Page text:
Set in a police state of the future, Katurian (Toby Pugh) is taken in for the content of his often violent stories and a similarity to a spate of recent child killings. Here in detention cell 13, his police captors, Tupolski (Adrian Wyman) and Ariel (Steve While) play good cop, bad cop while holding over the threat of violence against Katurian's mentally disabled brother Michal (Patrick Morgan), being held in another cell.

The Pillowman is clearly a very warped story, with the blackest of black comedy, and often also very offensive with it's racial stereotyping and disability. In fact, it is no surprise that a couple left in the interval, as I would happily admit that this play is far from everyone. I like a good black comedy though, and lifting an …

Review of Broadway Lights And West End Nights at Northampton College

I have followed the acting course at the University of Northampton for the last five years now, but this Saturday I experienced the Level 3 Musical Theatre group at Northampton College for the first time, as they presented a performance by their first and second-year students. The evidence from this first encounter suggests that there is some very good talent on its way through this course.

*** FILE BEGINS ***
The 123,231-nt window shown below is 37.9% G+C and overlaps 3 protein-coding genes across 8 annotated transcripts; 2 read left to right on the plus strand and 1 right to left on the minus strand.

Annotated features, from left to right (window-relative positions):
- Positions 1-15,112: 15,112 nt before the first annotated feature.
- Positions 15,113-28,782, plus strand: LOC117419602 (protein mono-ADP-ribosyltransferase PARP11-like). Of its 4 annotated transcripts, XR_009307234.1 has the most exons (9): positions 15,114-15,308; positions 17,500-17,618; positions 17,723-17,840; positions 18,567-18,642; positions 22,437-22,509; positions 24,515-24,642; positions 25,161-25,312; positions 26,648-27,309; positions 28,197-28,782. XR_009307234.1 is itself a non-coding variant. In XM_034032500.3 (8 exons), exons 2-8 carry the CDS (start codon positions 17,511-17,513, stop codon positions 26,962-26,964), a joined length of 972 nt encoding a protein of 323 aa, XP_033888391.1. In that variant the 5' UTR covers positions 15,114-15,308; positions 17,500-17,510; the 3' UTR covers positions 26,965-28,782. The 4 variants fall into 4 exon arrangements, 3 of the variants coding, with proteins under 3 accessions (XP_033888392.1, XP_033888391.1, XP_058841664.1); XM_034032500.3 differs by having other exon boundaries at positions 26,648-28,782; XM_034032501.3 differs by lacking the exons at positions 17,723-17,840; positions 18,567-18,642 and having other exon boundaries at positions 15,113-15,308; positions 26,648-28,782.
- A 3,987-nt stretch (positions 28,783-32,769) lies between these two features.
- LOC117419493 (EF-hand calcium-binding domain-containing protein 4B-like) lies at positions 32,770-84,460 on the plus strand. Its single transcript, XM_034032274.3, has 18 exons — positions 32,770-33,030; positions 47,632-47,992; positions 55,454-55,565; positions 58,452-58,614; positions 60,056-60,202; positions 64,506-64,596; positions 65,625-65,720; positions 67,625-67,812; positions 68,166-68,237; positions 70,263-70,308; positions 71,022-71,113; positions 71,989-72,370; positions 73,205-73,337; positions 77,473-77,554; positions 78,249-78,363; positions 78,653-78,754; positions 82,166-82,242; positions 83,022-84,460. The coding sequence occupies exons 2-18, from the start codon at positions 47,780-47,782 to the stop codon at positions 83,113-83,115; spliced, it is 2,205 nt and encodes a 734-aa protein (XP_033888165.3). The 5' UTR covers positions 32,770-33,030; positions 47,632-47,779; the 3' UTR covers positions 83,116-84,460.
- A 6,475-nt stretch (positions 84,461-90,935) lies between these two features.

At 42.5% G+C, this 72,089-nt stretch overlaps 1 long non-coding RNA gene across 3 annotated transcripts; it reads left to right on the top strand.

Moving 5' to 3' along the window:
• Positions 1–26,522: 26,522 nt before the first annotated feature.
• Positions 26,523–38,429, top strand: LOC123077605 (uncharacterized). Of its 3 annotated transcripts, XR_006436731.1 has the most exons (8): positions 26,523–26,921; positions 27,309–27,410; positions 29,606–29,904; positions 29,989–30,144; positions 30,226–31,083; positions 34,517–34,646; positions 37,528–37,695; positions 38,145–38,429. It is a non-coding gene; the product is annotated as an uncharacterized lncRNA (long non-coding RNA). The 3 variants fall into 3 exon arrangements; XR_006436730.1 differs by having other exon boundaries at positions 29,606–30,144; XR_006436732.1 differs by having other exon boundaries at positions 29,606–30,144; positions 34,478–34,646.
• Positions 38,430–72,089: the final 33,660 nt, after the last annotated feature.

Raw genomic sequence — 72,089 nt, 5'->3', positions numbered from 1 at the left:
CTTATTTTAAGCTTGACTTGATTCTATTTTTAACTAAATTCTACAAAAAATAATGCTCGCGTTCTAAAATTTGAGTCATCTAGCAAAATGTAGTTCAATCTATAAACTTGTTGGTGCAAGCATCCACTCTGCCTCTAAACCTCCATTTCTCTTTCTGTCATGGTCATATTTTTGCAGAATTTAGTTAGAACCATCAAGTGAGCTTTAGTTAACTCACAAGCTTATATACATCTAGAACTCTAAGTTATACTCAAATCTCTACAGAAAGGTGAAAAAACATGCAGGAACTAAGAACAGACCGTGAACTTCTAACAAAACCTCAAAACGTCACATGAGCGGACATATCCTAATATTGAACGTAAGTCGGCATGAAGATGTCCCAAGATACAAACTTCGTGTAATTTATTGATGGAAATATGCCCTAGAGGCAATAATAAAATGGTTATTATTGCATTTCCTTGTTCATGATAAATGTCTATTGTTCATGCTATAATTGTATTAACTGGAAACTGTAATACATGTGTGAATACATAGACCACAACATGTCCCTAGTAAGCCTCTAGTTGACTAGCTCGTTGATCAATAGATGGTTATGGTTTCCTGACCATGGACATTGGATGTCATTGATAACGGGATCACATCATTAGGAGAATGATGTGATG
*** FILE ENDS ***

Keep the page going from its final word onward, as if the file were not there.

The evening presented a nicely varied selection of performances from six shows, Avenue Q, Rent, The Lion King, Cats, Mary Poppins and Sweet Charity, both providing some lovely singing routines and a few of pure dance, allowing the students to show many of their, very obvious, skills.

From the collection of 21 routines presented, there were a few standout moments, the best of which for myself was Mungojerrie & Rumpleteazer performed by Tom Kalek and Lily Cushway. This was a routine of such polish that I would happily have watched on any stage, never mind a student performance. Kaley and Cushway…